Engaged Employees

Effective management is one of the most vital components of a successful workplace ecosystem. From motivating and developing staff to actualizing long-term objectives and achieving organizational goals, people leaders are instrumental in driving the business forward.  

To succeed, managers should invest time and energy in employee engagement. Studies show that companies with invested employees are 21% more profitable and 17% more productive. Additional benefits include higher retention, lower absenteeism, better customer service, greater job satisfaction and improved safety, to name a few. 

It’s clear from the data that increasing staff commitment can produce meaningful results, and we also know that many factors contribute to the ways that personnel feel connected to their organization.  

For managers who are looking for tips to amplify engagement, I suggest using Thinking and Behavioral insights to their advantage. By applying a Whole Emergenetics® Approach (WEapproach), supervisors can identify opportunities to increase commitment by honoring the different needs and preferences of employees. 

Boost Commitment through the Emergenetics Attributes 

7 tactics can be implemented by people leaders in any environment to strengthen ties between personnel and their work.  

Two talking bubbles icon#1 Give Recognition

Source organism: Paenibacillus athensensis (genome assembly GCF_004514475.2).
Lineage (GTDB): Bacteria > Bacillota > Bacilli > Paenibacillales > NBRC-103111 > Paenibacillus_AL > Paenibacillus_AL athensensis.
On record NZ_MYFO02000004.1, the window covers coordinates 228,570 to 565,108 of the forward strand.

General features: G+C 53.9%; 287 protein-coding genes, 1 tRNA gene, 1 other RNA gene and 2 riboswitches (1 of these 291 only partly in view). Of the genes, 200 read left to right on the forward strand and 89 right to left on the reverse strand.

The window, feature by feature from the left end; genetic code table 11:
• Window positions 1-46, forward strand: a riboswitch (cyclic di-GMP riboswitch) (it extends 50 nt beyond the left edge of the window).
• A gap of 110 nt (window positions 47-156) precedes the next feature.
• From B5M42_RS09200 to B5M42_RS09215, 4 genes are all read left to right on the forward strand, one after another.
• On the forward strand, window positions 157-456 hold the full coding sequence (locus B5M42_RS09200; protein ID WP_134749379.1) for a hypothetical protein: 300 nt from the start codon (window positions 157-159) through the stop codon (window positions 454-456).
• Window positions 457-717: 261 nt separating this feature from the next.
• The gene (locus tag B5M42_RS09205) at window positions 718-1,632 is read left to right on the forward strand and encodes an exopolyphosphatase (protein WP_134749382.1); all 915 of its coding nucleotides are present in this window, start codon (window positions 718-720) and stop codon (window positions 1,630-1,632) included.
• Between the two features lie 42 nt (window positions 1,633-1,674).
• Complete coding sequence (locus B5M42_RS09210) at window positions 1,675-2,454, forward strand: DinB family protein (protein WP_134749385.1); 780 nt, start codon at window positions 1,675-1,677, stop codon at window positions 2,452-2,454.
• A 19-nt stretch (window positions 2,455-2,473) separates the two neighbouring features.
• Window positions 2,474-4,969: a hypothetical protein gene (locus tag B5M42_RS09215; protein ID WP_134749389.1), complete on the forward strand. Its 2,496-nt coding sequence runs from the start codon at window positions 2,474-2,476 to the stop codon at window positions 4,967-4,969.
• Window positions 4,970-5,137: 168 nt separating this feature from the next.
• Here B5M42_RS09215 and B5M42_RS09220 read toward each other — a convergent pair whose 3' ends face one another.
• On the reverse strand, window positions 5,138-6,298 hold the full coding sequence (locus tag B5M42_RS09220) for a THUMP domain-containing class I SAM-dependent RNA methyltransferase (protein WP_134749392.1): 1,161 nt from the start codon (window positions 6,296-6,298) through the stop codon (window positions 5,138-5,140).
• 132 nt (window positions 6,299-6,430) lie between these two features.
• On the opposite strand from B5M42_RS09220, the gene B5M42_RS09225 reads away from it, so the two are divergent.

When accomplishments are celebrated, employees feel valued. 82% of workers agree that recognition impacts their engagement, and 78% say they would be more productive if they were acknowledged more frequently. Be sure to routinely recognize direct reports when they succeed in big and small ways and lean into their preferences to ensure that the celebrations are meaningful. For example, individuals who are first-third of Expressiveness may prefer receiving compliments in one-on-ones or via email, whereas those who are third-third may appreciate getting a shoutout in a team or company-wide meeting. 

Car icon#2 Define Individual and Team Goals

Creating clear, achievable personal and departmental targets supports motivation and commitment. To inspire personnel, managers can collaborate with their teams and direct reports to set the pace for short and long-term objectives. Strike a balance between the calm and steady approach of first-third Assertiveness as well as the driving energy of third-third Assertiveness. Supervisors can offer insights into priorities, project timelines as well as big-picture goals and partner with staff to identify reasonable timelines as well as stretch goals to enhance engagement. Be sure to check in throughout the year to discuss achievements and realign on priorities so objectives remain motivating and achievable. 

Arrow on sign pointing in different directions icon#3 Support Career Mobility

82% of employees who have career conversations with their managers every month are highly engaged, compared to the 53% who only have those discussions once a year. Ask personnel about their growth ambitions and the skills they would like to build. People leaders may find that their direct reports are first-third Flexible in their approach and prefer to stick to a plan once it’s been set, in which case supervisors can partner with Learning & Development or relevant departments to craft directed growth opportunities for staff. Alternatively, they may find that staff prefer to adapt their plan along the way, in which case they can collaborate with other leaders to provide exposure and learning opportunities that allow for adjustments.